Thursday

Radar Weevil!

This is the radar weevil:  (Curculio nucum) aka the acorn weevil and the long snout tells us she is female.   

This lovely appendage is not merely an accessory to the equally lovely shoes she is wearing. She will use it to build a place where her children can grow up safely, and, during her spare time, she'll use it to scan the skies for high-frequency signals from alien life forms.
On the child-rearing front, she will make a hole in an acorn into which she will deposit an egg. She will then hope that nobody is looking while she seals it with her own special hole-sealing recipe, which consists mostly of feces. Seriously -- that's how they do it.
Macro photograph of an Acorn weevil (Curculio nucum,) walking on a leaf in Virginia.
Acorn weevil (Curculio nucum.
I'm not sure how frequently she checks the skies for those signals — I'll guess she does it at night when the stars are out, and the children are sleeping. I'll also guess that she occasionally picks up some dots and dashes or the distant babble of alien voices.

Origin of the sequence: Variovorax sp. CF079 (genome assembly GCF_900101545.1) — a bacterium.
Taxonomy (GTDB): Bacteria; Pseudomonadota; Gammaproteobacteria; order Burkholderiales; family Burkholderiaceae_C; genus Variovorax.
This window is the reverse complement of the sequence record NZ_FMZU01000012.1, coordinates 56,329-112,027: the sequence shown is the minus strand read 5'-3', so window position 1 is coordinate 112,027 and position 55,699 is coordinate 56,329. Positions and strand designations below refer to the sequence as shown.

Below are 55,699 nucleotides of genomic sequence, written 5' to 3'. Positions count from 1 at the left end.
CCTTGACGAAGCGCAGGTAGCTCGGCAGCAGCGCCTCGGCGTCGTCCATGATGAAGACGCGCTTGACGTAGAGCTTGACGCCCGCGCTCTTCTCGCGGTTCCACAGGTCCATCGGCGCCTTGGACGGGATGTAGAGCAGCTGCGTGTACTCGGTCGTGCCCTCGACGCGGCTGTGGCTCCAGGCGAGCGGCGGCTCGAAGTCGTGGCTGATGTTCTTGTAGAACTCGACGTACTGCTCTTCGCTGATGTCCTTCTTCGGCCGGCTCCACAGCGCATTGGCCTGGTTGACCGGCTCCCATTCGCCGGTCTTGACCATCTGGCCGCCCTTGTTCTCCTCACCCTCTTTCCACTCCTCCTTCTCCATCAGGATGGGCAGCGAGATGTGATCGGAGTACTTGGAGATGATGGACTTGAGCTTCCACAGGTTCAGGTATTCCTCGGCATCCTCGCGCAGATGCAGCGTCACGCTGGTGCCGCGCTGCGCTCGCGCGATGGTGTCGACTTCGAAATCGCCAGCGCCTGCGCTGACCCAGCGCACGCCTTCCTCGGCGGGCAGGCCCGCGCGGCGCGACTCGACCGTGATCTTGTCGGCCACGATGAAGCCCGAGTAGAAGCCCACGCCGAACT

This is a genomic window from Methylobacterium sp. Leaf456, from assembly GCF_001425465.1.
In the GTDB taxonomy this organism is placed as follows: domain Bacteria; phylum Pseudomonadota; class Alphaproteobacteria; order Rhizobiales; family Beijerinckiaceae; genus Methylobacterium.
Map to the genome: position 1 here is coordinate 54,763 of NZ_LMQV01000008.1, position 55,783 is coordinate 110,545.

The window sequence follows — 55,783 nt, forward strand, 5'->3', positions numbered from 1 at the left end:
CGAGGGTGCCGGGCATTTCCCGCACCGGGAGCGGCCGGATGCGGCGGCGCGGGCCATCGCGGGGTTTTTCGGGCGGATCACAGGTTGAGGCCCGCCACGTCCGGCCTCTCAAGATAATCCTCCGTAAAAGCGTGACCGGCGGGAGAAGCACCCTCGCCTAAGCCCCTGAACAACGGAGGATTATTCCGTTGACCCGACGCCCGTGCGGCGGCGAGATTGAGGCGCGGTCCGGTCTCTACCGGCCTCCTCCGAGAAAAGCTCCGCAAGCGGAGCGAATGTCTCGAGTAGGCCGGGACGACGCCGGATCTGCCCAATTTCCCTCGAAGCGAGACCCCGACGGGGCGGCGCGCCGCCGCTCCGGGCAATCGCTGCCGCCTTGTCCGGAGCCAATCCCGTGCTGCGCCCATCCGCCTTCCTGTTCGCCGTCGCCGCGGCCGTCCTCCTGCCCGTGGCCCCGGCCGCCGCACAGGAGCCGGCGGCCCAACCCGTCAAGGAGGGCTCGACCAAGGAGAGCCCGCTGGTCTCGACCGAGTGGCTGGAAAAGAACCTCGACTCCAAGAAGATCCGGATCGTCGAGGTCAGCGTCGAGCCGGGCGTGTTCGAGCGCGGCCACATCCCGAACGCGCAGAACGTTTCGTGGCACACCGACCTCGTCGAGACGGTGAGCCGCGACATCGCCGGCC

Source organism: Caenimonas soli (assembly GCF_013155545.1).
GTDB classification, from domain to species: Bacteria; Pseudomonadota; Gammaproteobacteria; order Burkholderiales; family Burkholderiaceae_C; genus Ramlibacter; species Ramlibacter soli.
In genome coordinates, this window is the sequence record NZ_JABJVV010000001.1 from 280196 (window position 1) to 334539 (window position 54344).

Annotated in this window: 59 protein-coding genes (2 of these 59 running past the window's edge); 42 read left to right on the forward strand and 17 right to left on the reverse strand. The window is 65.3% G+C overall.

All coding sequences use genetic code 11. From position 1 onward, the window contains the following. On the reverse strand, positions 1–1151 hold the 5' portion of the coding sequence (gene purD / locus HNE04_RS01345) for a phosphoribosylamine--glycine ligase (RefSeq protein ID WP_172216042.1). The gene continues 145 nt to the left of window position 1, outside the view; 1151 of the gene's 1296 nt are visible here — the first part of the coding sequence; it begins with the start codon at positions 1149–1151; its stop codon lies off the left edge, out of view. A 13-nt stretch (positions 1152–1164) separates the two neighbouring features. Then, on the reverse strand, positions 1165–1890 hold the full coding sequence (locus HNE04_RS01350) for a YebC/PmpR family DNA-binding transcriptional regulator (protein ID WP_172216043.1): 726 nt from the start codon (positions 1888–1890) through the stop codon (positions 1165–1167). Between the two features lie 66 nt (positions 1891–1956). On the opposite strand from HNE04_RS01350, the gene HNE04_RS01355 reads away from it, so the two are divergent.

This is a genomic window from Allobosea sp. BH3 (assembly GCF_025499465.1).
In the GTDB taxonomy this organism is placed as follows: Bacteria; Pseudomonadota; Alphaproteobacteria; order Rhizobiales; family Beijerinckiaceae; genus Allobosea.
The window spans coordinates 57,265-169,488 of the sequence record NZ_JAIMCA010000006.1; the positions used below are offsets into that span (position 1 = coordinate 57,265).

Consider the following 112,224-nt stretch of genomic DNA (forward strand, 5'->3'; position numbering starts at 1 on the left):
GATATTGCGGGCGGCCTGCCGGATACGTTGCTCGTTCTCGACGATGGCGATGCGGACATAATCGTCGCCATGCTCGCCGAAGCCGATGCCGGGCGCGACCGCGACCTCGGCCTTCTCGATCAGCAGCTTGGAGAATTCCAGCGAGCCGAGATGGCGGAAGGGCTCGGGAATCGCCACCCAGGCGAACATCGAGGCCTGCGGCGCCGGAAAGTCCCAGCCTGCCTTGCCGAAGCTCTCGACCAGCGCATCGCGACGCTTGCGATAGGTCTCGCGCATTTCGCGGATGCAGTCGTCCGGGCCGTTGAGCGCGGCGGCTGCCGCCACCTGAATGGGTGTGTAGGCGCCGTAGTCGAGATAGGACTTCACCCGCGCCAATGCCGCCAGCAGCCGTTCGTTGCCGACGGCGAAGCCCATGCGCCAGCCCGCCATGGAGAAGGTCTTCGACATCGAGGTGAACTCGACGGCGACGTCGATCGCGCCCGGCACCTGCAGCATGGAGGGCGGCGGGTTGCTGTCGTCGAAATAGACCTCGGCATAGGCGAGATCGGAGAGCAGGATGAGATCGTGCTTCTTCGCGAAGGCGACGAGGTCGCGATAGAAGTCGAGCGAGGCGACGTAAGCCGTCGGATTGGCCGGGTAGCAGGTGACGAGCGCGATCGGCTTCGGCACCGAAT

If you get too close to a weevil, it will likely deploy its primary defense and fall off its leaf. Very occasionally, they spread their wings as they fall and take flight -- but usually, they just plunge to the ground.
I think this is probably more effective than it sounds. In fact, I've spent a fair amount of time looking for weevils that have fallen off leaves. Once down in the leaf litter, the typical weevil is extremely hard to spot since they tend to be the same color as leaf litter. They also tuck their little legs under them and play dead.